The Community Infrastructure Levy (CIL) is now six years old and like any six year old child, CIL has had its teething problems. There are lessons to learn. Its future potential remains uncertain.
My aim in this blog (and my forthcoming paper) is to start a conversation about how CIL can make a meaningful contribution to the local infrastructure gap as it starts to mature.
Most things in life need to be paid for and there is never enough money to go around. The amount that society should contribute towards providing for others (and/or mitigating the negative consequences of its actions) is a matter of political approach. However, few would disagree that developers should contribute to the costs associated with development. After all, the value of their developments depends, to some extent, upon the quality of the supporting local infrastructure.
CIL was introduced as an optional tariff to capture uplift in land value following the grant of planning permission. The tool was seen as a way of unlocking additional funding for infrastructure required to deliver and ensure the long-term future of sustainable communities. The intention was to create a mechanism that was simpler, fairer and transparent providing an element of certainty (and comfort) for developers as to levels of contribution required.
As with so many planning initiatives, the successes of CIL will almost certainly hinge upon its ability to generate confidence and consensus amongst stakeholders (in an environment where consensus is a tall order). In terms of who is coming to CIL’s 6th birthday party, the invite list is growing only slowly – Local Authorities with small sites that would not have been liable for s.106 will be snapping up their invitations; Developers will possibly just “pencil” the party in (paying both s.106 and CIL contributions may affect their willingness to buy a present); Local authorities, may have to refuse as they have too much administrative work to do and community representatives, may just not be able to get there because of traffic on the clogged up roads.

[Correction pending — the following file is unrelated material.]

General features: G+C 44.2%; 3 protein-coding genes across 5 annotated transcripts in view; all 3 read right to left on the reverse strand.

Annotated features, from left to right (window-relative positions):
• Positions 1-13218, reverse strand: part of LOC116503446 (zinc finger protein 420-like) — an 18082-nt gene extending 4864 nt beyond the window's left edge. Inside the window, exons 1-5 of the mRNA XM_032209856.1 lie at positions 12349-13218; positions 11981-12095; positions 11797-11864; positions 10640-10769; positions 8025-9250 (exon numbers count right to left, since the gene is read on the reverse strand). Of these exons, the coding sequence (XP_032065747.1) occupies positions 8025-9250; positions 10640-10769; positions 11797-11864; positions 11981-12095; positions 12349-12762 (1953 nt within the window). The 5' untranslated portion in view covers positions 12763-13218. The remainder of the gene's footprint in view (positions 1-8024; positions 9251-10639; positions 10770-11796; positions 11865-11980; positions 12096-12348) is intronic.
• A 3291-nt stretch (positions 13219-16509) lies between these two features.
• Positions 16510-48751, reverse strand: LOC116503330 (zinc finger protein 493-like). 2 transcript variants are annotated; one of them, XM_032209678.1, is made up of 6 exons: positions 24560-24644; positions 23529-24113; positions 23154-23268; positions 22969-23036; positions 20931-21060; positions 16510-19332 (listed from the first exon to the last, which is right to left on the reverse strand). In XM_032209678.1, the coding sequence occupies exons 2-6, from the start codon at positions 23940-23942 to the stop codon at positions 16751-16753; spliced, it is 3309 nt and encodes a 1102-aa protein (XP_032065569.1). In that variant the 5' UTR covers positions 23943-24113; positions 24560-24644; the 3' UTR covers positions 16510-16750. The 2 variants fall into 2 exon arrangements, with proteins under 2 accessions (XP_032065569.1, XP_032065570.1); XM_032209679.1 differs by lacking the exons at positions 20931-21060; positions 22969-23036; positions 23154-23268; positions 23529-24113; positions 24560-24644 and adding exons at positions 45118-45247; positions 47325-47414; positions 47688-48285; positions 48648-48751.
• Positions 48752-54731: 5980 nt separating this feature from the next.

Like any 6 year old child facing challenges and hurdles as it grows, CIL has faced (and continues to face) its challenges. The relationship between s.106 contributions and the levy, is an ongoing discussion (with particular concerns being raised over possible impacts on affordable housing provision and housing delivery); there is wide disparity over the geographical implementation of CIL with far fewer authorities in the North of England implementing the schedules. There are wide and varying exemptions available from the charge which creates knock on resource implications for administering authorities and sub- optimal relationships between tiered authorities cause huge administration difficulties.
In terms of results and how well this six year old is doing – it is school report time for CIL. The Government review is under way and we await to see the grades it gets for each of its objectives.
This is why Planning Futures has decided to join in this child’s assessment at this particular moment in time. What is CIL’s potential and ability to deliver its objectives? How can it expend its circle of friends and supporters to make its journey onwards that much more successful and pleasant?
Our forthcoming paper will explore these issues and provide some answers to those questions.